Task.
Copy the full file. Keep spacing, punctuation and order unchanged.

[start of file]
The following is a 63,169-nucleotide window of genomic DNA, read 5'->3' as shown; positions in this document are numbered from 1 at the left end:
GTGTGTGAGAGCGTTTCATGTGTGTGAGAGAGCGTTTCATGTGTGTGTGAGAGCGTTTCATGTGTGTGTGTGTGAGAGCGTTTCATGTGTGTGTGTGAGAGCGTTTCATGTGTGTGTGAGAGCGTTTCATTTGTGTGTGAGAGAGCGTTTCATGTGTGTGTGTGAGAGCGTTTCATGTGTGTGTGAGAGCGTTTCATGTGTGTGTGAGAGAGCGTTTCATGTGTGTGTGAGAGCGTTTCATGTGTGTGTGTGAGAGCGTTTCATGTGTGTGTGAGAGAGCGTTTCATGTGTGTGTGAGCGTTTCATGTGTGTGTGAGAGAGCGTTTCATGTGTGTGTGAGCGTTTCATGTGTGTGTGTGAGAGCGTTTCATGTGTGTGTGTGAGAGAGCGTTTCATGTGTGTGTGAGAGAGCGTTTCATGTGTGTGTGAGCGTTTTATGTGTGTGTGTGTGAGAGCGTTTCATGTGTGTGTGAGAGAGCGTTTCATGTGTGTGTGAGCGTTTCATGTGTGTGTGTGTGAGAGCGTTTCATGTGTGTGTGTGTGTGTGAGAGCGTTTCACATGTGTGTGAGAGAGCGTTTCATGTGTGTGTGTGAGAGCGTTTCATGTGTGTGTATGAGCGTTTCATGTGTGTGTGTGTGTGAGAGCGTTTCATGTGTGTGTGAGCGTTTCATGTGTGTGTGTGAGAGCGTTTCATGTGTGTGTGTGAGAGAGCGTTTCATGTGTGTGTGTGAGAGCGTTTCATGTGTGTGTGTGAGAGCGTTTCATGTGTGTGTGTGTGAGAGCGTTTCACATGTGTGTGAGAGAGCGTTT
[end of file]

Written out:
The following is a 63,169-nucleotide window of genomic DNA, read 5'->3' as shown; positions in this document are numbered from 1 at the left end:
GTGTGTGAGAGCGTTTCATGTGTGTGAGAGAGCGTTTCATGTGTGTGTGAGAGCGTTTCATGTGTGTGTGTGTGAGAGCGTTTCATGTGTGTGTGTGAGAGCGTTTCATGTGTGTGTGAGAGCGTTTCATTTGTGTGTGAGAGAGCGTTTCATGTGTGTGTGTGAGAGCGTTTCATGTGTGTGTGAGAGCGTTTCATGTGTGTGTGAGAGAGCGTTTCATGTGTGTGTGAGAGCGTTTCATGTGTGTGTGTGAGAGCGTTTCATGTGTGTGTGAGAGAGCGTTTCATGTGTGTGTGAGCGTTTCATGTGTGTGTGAGAGAGCGTTTCATGTGTGTGTGAGCGTTTCATGTGTGTGTGTGAGAGCGTTTCATGTGTGTGTGTGAGAGAGCGTTTCATGTGTGTGTGAGAGAGCGTTTCATGTGTGTGTGAGCGTTTTATGTGTGTGTGTGTGAGAGCGTTTCATGTGTGTGTGAGAGAGCGTTTCATGTGTGTGTGAGCGTTTCATGTGTGTGTGTGTGAGAGCGTTTCATGTGTGTGTGTGTGTGTGAGAGCGTTTCACATGTGTGTGAGAGAGCGTTTCATGTGTGTGTGTGAGAGCGTTTCATGTGTGTGTATGAGCGTTTCATGTGTGTGTGTGTGTGAGAGCGTTTCATGTGTGTGTGAGCGTTTCATGTGTGTGTGTGAGAGCGTTTCATGTGTGTGTGTGAGAGAGCGTTTCATGTGTGTGTGTGAGAGCGTTTCATGTGTGTGTGTGAGAGCGTTTCATGTGTGTGTGTGTGAGAGCGTTTCACATGTGTGTGAGAGAGCGTTT